You’d think that by now everybody should know that working long hours is a sign of poor time management and low productivity and is generally bad for your health and your family. Especially if you are not paid for overwork. Why are we doing it then? (“We” means people in general, although Willing Slaves mostly focuses on Brits who, surprise surprise, work the longest hours in Europe.) Greedy corporations, government’s fixation on targets, low union membership, technological progress and, naturally, transatlantic influence all play role here. Jolly good; but shouldn’t we also look at ourselves and, instead of just grumbling that the country is going to the dogs, try to change and reclaim our lives back?
This kind of paralysis is common: those endless conversations with friends, colleagues and partners which go round and round searching for some accomodation or some way out of a situation which seems unbearable and inescapable; the job change which never quite comes off; the postponed dreams of a different life.Willing Slaves was first published in 2004. Is it outdated by now? In the last chapter, the author expresses cautious optimism as she sees the alternative work ethic finally emerging in Britain:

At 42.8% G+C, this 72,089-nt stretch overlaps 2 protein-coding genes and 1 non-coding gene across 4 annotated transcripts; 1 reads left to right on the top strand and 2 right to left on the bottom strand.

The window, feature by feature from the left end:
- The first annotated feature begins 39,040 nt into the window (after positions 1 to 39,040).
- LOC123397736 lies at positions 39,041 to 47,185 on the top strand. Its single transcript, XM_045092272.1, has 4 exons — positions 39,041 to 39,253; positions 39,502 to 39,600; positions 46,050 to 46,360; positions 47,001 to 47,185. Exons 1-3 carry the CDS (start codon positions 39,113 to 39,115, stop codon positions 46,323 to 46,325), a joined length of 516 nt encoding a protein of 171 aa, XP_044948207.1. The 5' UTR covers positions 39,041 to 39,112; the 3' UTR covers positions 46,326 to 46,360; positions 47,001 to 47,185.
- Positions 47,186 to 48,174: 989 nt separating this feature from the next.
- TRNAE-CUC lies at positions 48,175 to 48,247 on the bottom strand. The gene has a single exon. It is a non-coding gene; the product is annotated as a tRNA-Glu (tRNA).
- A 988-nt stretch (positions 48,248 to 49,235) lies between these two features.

We’re getting there; it just needs a big kick in the right direction, and in a decade we’ll look back at the overwork culture as we now look back at the power-hunger, flashy wealth and shoulderpads of the eighties generation, as an emotional dead-end.Alas, there is no indication that the overwork culture is going away. According to the recent post from workSMART,
With many employers and staff agreeing to reduce hours in order to avoid job losses, it seems the reduction in working time has had a knock on effect on the number of people working paid and unpaid overtime. So whilst this <£27.4 billion in 2009!> is a record value for unpaid overtime, the number of people doing it is actually down by 168,000 on last year, meaning the 5.07 m remaining are putting in even longer hours.Are you working long hours? Do yourself a favour: read this book.